Cholesterol is a waxy substance, a type of fat the body makes. It is needed to build cell membranes (boundaries of cells), make certain hormones (steroid hormones), and produce bile acids that help fat digestion. But high cholesterol levels increase the chances of peripheral vascular disease, heart disease, and stroke. High cholesterol, also called hypercholesterolemia, deposits fat particles in the inner walls of blood vessels (atheromatous plaques), making it difficult for blood to flow through arteries. These deposits break away and form a clot (emboli) that travels to the heart or brain, leading to a heart attack or stroke. It is often a result of an unhealthy diet; in some instances, it is inherited.
Cholesterol is insoluble, so it is carried in the blood by special proteins; the combination is called lipoproteins. These lipoproteins are of different types based on the type of cholesterol they carry. The combination that carries cholesterol from the liver to other parts of the body is called Low-density lipoprotein (LDL). It is also referred to as bad cholesterol because its excess may result in accumulation and further cause atherosclerosis. The other type that carries cholesterol from the periphery to the liver for degradation and disposal is called High-density lipoprotein (HDL), also referred to as good cholesterol. In hypercholesterolemia, either the total cholesterol or LDL is increased. Hypercholesterolemia is preventable. You need to follow a healthy diet and exercise, and adhere to your medication regimen.
Both genetic and environmental factors play a role in the occurrence of the disease. Usually, multiple genes are involved, so the condition is also referred to as polygenic. In some cases, only one gene is responsible for the disease, called familial hypercholesterolemia; it has further subtypes:
The environmental factors responsible could be dietary, some medical conditions, medicines, etc.
The following foods increase the level of cholesterol in your blood :
The following medications increase cholesterol in the body. The doctor needs to be aware of the cholesterol levels before prescribing any of these medicines;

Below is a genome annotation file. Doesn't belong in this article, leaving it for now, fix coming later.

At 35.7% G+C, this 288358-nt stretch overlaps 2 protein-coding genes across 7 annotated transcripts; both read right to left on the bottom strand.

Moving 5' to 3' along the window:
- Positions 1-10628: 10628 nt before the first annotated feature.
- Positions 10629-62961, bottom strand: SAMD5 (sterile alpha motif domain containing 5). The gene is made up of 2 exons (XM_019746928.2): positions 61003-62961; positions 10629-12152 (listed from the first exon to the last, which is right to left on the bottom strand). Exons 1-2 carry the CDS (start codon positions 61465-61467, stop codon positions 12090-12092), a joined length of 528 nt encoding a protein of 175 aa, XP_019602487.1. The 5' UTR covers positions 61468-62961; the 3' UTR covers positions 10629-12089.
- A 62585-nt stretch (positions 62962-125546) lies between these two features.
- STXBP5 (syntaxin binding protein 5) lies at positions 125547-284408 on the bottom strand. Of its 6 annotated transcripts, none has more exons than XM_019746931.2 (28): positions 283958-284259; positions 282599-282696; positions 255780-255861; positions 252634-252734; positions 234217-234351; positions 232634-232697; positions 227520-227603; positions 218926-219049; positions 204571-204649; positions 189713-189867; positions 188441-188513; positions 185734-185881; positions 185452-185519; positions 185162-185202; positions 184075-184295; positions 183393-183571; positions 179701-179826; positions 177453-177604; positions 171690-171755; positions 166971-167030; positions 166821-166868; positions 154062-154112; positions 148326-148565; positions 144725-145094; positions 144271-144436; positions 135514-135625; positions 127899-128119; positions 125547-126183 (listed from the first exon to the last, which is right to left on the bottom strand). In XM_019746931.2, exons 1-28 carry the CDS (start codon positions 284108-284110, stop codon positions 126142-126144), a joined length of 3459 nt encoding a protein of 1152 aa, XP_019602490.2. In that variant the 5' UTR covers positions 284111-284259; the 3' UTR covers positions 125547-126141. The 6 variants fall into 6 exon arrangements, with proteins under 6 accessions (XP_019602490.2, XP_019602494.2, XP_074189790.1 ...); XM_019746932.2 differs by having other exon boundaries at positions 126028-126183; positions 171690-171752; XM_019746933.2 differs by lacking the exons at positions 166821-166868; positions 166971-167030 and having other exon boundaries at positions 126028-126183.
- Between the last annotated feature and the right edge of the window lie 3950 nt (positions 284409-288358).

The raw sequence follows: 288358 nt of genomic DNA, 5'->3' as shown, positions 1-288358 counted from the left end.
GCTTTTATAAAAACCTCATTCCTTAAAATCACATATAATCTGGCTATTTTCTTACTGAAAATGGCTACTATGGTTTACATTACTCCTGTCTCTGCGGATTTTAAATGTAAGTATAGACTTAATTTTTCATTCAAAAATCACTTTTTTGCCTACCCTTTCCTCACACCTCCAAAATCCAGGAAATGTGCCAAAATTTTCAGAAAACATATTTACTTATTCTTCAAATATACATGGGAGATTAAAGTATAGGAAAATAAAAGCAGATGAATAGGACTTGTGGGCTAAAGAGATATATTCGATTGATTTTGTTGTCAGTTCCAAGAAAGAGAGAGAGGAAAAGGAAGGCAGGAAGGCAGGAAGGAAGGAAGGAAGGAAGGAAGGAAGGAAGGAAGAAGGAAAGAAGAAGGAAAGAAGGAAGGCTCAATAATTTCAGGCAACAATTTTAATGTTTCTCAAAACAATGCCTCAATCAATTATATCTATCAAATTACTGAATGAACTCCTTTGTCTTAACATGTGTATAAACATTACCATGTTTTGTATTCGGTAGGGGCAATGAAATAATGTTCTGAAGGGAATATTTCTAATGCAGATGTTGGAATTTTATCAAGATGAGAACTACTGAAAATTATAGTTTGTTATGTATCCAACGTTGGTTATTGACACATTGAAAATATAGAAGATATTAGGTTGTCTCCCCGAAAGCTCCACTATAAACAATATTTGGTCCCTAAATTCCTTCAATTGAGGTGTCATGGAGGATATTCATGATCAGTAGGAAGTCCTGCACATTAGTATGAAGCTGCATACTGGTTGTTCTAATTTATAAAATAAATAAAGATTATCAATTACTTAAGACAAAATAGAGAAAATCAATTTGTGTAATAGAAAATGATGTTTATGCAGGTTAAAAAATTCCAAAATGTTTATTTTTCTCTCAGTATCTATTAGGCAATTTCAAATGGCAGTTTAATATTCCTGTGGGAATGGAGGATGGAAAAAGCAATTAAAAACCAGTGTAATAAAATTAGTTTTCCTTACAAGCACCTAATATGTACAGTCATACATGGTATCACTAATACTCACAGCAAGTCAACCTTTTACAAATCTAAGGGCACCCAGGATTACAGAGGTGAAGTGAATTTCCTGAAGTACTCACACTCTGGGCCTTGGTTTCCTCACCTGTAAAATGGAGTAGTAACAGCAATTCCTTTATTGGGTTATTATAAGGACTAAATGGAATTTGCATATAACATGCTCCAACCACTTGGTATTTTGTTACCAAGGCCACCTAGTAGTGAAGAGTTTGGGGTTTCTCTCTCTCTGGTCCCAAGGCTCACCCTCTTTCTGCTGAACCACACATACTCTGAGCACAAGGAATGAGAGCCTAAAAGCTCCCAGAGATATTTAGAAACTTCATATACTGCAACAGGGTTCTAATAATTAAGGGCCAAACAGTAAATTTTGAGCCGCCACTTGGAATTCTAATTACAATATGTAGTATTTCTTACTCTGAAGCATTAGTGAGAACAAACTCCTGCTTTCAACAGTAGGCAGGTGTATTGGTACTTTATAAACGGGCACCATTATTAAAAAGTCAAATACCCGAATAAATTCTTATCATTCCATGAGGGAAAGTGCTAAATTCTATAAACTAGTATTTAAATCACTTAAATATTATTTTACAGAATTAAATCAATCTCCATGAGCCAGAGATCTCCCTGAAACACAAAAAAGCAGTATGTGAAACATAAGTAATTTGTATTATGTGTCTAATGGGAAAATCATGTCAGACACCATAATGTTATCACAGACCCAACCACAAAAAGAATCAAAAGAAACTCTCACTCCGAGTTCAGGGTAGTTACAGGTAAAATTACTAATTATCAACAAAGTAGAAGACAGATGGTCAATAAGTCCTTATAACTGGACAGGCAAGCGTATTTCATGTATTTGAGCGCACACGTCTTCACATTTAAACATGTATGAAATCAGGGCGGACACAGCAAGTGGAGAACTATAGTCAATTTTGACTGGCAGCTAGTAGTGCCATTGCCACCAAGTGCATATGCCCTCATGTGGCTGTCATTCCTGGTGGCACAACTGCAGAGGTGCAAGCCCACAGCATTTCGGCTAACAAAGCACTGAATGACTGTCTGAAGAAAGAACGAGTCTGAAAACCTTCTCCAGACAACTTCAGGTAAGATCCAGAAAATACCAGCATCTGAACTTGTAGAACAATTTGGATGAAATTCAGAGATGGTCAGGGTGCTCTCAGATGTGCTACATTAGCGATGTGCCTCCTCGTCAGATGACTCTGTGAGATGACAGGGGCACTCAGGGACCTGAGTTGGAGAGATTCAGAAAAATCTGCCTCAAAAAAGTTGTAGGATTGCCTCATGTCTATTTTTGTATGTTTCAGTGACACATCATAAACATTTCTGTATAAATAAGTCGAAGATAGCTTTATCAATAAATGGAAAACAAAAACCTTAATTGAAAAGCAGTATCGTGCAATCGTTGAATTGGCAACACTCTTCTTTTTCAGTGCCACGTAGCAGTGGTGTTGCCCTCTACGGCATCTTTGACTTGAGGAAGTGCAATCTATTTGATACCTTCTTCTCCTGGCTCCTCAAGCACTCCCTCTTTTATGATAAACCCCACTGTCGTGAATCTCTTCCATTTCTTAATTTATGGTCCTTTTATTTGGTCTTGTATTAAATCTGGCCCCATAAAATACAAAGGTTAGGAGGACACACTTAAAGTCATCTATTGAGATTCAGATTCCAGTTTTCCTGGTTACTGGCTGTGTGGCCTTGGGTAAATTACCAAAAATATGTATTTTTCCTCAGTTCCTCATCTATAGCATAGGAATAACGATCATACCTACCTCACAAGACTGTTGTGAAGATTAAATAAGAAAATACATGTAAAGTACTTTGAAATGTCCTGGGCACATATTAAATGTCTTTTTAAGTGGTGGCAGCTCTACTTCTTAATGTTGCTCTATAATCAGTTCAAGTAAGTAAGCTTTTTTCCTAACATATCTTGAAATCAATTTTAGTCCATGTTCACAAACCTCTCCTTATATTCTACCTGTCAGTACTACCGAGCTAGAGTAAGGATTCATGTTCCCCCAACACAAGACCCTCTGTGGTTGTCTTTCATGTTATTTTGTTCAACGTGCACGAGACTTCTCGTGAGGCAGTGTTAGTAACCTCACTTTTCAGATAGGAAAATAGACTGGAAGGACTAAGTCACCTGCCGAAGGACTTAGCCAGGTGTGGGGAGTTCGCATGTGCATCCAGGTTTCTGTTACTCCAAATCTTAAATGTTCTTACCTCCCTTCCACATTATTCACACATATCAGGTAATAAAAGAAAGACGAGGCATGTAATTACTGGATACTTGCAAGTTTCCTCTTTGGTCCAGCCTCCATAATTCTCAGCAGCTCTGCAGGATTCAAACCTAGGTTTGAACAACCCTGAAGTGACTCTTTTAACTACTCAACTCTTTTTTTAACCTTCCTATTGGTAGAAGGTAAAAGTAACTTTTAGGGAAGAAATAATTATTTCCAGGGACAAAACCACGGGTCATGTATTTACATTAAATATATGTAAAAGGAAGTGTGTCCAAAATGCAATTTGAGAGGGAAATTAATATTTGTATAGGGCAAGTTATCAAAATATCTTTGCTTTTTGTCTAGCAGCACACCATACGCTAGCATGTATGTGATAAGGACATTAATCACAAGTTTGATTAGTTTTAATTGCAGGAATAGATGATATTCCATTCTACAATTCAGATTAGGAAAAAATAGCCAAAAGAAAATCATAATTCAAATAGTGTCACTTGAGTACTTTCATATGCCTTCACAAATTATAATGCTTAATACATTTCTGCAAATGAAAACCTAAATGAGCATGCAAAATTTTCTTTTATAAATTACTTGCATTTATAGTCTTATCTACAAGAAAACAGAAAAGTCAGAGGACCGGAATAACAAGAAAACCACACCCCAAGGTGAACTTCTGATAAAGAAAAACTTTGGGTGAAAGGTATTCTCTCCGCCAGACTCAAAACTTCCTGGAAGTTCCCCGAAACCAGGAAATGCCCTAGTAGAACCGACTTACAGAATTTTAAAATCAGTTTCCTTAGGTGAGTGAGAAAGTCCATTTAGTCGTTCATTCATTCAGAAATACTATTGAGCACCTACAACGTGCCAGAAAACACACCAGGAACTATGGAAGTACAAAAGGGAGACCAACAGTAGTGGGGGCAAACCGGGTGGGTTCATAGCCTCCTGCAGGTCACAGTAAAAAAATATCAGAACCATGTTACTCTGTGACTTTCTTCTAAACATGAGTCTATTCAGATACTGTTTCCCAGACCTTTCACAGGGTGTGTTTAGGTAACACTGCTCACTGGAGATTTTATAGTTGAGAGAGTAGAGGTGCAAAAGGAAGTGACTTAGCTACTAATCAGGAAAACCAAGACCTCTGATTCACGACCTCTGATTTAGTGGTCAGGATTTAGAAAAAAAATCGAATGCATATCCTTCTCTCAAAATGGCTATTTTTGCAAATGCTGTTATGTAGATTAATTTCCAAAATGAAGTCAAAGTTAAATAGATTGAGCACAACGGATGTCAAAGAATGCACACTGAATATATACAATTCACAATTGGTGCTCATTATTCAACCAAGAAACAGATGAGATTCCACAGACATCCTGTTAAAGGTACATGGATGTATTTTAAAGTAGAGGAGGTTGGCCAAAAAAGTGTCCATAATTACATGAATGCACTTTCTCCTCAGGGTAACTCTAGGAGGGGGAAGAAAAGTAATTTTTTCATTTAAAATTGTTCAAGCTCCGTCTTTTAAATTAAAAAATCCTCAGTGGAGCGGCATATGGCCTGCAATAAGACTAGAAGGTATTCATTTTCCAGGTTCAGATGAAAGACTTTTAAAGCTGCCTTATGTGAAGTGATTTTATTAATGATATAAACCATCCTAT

The following medical conditions cause an increase in the level of cholesterol
According to the CDC, high cholesterol rates reduced to 13% in 2010, compared to 17% in 2000 in the United States. High blood cholesterol is found in around 34 million adults in the United States. It is more common in Hispanic males, followed by African Americans and white males.
Rates of coronary artery disease are high in England but low in China and Japan.
Hypercholesterolemia has no symptoms of its own. However, the symptoms can occur due to the complications that arise due to its accumulation and atherosclerosis. For example, atherosclerosis and atheromatous plaques in the heart vessels can cause angina attacks, in the brain vessels cause, weakness or abnormal sensations (numbness or tingling), problems with balance, temporary loss of vision, difficulty speaking, in arteries of the legs can cause pain on walking, etc
In familial hypercholesterolemia, cholesterol deposits in the skin or around tendons, known as Xanthomas. Accumulation of small fatty deposits may present as small bumps on the skin, of the hands, elbows, and knees, or as yellow deposits under the eyes or on eyelids.
Diagnosis of high cholesterol is made based on a blood test. The test is referred to as a lipid profile. Fasting of 9 to 12 hours is recommended before the test. Heart association across America recommends adults over age 20 have their cholesterol checked every 4 to 6 years. The lipid profile can give levels of;
As discussed above that the levels of cholesterol can increase due to some diseases also so on finding high blood levels of cholesterol, the following conditions should be ruled out ;
The treatment of hypercholesterolemia is through lifestyle modifications such as dietary changes and exercise and the cessation of smoking which cannot be emphasized enough. Medication is required in most instances. Statins are the first-line therapy used in hypercholesterolemia; they reduce LDL levels by blocking a specific enzyme necessary to produce cholesterol. They also lower LDL cholesterol and prevent the hardening of arteries, thus reducing the chances of heart attack and stroke. The doctor may prescribe cholesterol inhibitors or protein convertase inhibitors which ultimately lower cholesterol levels.
The following medications are used in the treatment of hypercholesterolemia ;
If treatment is not received life expectancy of those with familial hypercholesterolemia is reduced by approximately 15 to 30 years. Cardiac events are the most significant risk in hypercholesterolemia. However, the advent of Statins has significantly reduced the mortality associated with hypercholesterolemia. Today, lowering cholesterol levels is a useful strategy for the primary prevention of heart disease.
Adopting the following habits will help reduce the “ bad” cholesterol (LDL cholesterol ) that builds up inside arteries
Our clinical experts continually monitor the health and medical content posted on CURA4U, and we update our blogs and articles when new information becomes available. Last reviewed by Dr.Saad Zia on May 21, 2023.
Hypercholesterolemia - StatPearls - NCBI Bookshelf (nih.gov)
What is Hypercholesterolemia? (news-medical.net)